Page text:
The views of a number of patriotic and prominent Sudanese economists, who called for focusing on utilizing Sudan’s huge domestic resources, have been ignored by Mr. Hamdouk. The nationalistic approach of addressing Sudan’s economic woes emanates from the fact that:-
    1/ Sudan’s gold exports could have been well-managed and controlled by the government and the proceeds be used to support the country’s infrastructure, particularly the agricultural sector. But, it does seem that the government lacks the will and the courage to crack down on the smuggling of gold. The culture of corruption which dominated the era of the deposed dictator Bashir seems to inculcate even after the December revolution. Smuggling of gold continues with the knowledge and ‘facilitation’ of some influential and prominent figures within the military wing of the interim government. According to some reports the UAE has become a smuggling hub for the trafficked Sudanese gold. A report by an EU think tank pointed out the challenges facing the democratic transition in Sudan in the quote below:-

    ‘ The transition will only succeed if the government stabilises the economy and civilians work hard to tilt the balance of power away from the military and towards themselves. The United Arab Emirates and Saudi Arabia appear to be positioning a paramilitary leader known as Hemedti as Sudan’s next ruler, but the military is fiercely hostile towards him.
    (ECFR, 2020)’

    2/ An expansion in the production of Sesame could have also helped rectifying the balance of trade through increasing the exports of this vitally important cash crop which is in high demand in the international markets.
    3/ The money robbed by the kleptocrats of the defunct regime, could have made a huge difference to the collapsing Sudanese economy. Unconfirmed reports indicate that enormous sums of the stolen money have been stealthily hidden abroad but no serious endeavours were made by the incumbent government to track and recover the pilfered money.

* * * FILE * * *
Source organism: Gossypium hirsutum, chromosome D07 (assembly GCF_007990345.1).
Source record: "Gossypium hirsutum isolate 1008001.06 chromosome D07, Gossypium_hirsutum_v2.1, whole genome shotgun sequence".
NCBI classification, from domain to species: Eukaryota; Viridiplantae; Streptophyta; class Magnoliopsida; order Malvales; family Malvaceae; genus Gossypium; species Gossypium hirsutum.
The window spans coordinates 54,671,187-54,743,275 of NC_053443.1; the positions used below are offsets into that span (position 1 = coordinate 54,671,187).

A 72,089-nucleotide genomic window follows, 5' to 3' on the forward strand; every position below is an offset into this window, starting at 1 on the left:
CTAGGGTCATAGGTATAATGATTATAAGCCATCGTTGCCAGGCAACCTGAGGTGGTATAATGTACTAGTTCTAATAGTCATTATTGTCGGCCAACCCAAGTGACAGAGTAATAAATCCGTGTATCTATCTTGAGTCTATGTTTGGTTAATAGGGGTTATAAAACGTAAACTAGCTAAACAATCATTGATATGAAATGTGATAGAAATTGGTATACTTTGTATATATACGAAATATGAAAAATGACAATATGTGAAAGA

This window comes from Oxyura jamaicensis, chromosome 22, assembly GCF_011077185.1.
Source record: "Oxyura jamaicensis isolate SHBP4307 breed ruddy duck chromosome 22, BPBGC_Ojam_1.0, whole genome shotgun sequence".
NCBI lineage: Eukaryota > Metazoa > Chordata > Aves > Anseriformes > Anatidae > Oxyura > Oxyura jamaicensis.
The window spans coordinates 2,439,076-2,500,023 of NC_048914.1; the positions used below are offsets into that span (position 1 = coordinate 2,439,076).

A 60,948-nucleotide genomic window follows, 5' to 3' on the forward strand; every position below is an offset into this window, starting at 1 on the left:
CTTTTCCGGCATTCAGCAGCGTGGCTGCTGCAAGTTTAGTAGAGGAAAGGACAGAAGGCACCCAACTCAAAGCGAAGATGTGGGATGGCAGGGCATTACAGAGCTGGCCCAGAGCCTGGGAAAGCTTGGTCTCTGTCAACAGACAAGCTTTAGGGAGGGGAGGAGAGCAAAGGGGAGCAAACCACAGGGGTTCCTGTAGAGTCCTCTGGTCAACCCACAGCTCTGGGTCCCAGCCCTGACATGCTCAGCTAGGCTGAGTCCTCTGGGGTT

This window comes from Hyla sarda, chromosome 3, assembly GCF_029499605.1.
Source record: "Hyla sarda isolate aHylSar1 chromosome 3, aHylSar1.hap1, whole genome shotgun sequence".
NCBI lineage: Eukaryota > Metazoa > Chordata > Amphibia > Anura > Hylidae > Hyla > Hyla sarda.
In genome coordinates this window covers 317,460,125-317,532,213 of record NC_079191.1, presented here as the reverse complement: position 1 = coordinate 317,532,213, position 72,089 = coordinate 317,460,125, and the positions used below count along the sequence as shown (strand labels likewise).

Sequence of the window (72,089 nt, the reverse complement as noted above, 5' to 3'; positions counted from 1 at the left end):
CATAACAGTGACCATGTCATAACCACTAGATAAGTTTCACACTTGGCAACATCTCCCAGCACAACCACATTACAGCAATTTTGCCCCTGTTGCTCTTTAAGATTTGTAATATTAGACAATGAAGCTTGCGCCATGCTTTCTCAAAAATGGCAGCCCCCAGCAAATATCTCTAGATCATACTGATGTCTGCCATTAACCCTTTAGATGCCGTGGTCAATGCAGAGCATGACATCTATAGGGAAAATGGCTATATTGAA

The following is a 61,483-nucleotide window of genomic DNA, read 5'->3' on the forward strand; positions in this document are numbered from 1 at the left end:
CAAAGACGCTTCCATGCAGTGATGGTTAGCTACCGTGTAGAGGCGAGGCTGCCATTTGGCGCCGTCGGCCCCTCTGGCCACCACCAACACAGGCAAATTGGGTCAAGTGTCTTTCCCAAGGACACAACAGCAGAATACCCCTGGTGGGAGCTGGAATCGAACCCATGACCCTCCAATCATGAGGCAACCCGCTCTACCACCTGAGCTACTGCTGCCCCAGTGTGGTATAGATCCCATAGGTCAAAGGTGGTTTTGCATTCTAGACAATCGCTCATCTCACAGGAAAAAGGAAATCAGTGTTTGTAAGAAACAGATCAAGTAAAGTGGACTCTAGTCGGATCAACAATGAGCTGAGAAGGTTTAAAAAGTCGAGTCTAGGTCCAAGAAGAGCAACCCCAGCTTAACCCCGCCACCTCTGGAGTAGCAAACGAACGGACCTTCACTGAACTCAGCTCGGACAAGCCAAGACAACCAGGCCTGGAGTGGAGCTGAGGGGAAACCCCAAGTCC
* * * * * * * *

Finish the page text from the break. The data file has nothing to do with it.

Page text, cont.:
As expected, the first minister of finance in the post-Bashir era Ibrahim Albadawai turned to the Bretton Wood institutions (the IMF and the World Bank) in an attempt to rescue the collapsing economy. Mr Albadawai is a former employee of the World Bank and a vehement exponent of the Neoliberal economic policies and its savage free market-oriented approach as stated in the 1989 Washington Consensus. Less developed countries in economic crisis such as Sudan can get financial help if they deregulate their economy and fully implement the IMF prescription, mainly the free floating of the national currency and the removal of government subsidies from food, fuel, health, education ….etc. Fuel prices hiked as a result of removing the government subsidies, and the Sudanese farmers are the hardest hit as many of them are forced to abandon their farms. Ironically, the Neoliberal ideologues of this ‘extreme’ version of capitalism, advocate for government subsidies in their own capitalist countries. For instance, farmers in Ireland and other EU countries get government subsidies on a regular basis.
    Currently, skyrocketing inflation (the second highest in the world after Venezuela), a sharp decline of the Gross Domestic Product, a soaring unemployment rate and a ‘failing’ national currency are the main characteristic features of the Sudanese economy.